Characters Discussed (Cyclopedia of Literary Characters, Revised Third Edition)
Troy Maxson, a garbage collector who is fifty-three years old at the outset of the play. He is a large man with powerful hands, a forceful personality, and a lust for life. After fighting with his father and leaving home at the age of fourteen, he became a thief to survive. He became an excellent baseball player while serving a fifteen-year sentence for murder. Embittered because racist practices prevented him from playing major league baseball, he later insists that his son Cory abandon his dream of playing football and learn a trade. Troy loves his wife, maintains a cool distance from his children, and actively protests discrimination at his workplace. He entertains and inspires his friend Jim Bono with his combination of jovial vulgarity and wisdom, and he seeks to rediscover lost passion with a mistress, Alberta. Unapologetic after fathering a child with her, he becomes isolated from his family in the years preceding his death in 1965.
Rose Lee Maxson
Rose Lee Maxson, Troy’s wife, forty-three years old at the beginning of the play. She admires her husband’s strengths and tolerates his faults but comes to regret her lack of assertiveness in his presence. Although her arguments with Troy rarely progress beyond chiding, she strongly opposes him in her support of Cory’s interest in football, and she virtually severs communication with him after discovering that he has impregnated his mistress. She...
(The entire section is 632 words.)
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Cory is the Maxsons' teenage son. When the play opens he is being actively recruited for a college football scholarship. His father feels that he is spending too much time at practice and ignoring his other responsibilities. Cory represents all the possibilities his father never had, but he also represents Troy's unmet dreams. Troy wants his son to achieve a future that does not include hauling garbage. Yet the father is unwilling to let the son attempt something that may bring him success; Troy is afraid that the world of white-dominated sports will only break Cory's heart.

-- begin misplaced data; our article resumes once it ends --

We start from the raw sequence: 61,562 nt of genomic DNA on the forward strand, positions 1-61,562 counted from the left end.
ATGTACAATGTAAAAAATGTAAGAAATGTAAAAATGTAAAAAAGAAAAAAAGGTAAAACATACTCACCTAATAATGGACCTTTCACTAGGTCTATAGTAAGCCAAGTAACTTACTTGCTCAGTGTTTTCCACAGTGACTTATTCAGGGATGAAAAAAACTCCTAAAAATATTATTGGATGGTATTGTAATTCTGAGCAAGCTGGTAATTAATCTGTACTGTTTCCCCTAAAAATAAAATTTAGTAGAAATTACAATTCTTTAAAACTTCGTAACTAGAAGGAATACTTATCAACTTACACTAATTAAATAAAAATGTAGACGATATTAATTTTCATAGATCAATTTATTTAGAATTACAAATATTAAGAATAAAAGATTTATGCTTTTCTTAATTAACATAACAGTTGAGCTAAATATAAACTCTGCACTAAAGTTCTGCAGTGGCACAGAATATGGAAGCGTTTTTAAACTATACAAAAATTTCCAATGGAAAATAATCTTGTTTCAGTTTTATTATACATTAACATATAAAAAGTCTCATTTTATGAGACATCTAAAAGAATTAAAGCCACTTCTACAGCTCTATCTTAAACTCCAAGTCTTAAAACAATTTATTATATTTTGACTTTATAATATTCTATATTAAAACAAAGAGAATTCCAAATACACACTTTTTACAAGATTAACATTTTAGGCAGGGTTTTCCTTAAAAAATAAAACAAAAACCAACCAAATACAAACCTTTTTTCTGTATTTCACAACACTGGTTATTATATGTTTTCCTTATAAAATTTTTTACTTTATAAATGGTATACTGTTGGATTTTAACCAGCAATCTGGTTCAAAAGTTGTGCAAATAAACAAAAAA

When Cory quits his job to concentrate on football, his father retaliates by going to the coach and forbidding Cory to play. After a particularly heated confrontation, Cory leaves home. At the play's end, he returns after an absence of seven years for his father's funeral. Cory has spent the last six years as a Marine, but he is now considering a new direction that includes marriage and a new job. Initially he does not want to attend his father's funeral, the chasm is too wide, and he believes his controlling father never loved him. He eventually realizes that he must put the past behind him, forgive his father, and attend the funeral.
(The entire section is 210 words.)
Gabriel is Troy's brother. Troy has helped care for Gabriel since World War II during which his brother received a debilitating head injury. Gabriel's mental capacity has been diminished by the injury and left him believing that he is the archangel Gabriel. Troy used Gabriel's disability settlement to buy the house in which the family lives, and he continues to receive a part of Gabriel's monthly benefit checks as rent. When the play opens, Gabriel has just moved into his own lodgings. His life is filled with his singing and his expressed wait for St. Peter to call upon Gabriel to open the gates of heaven.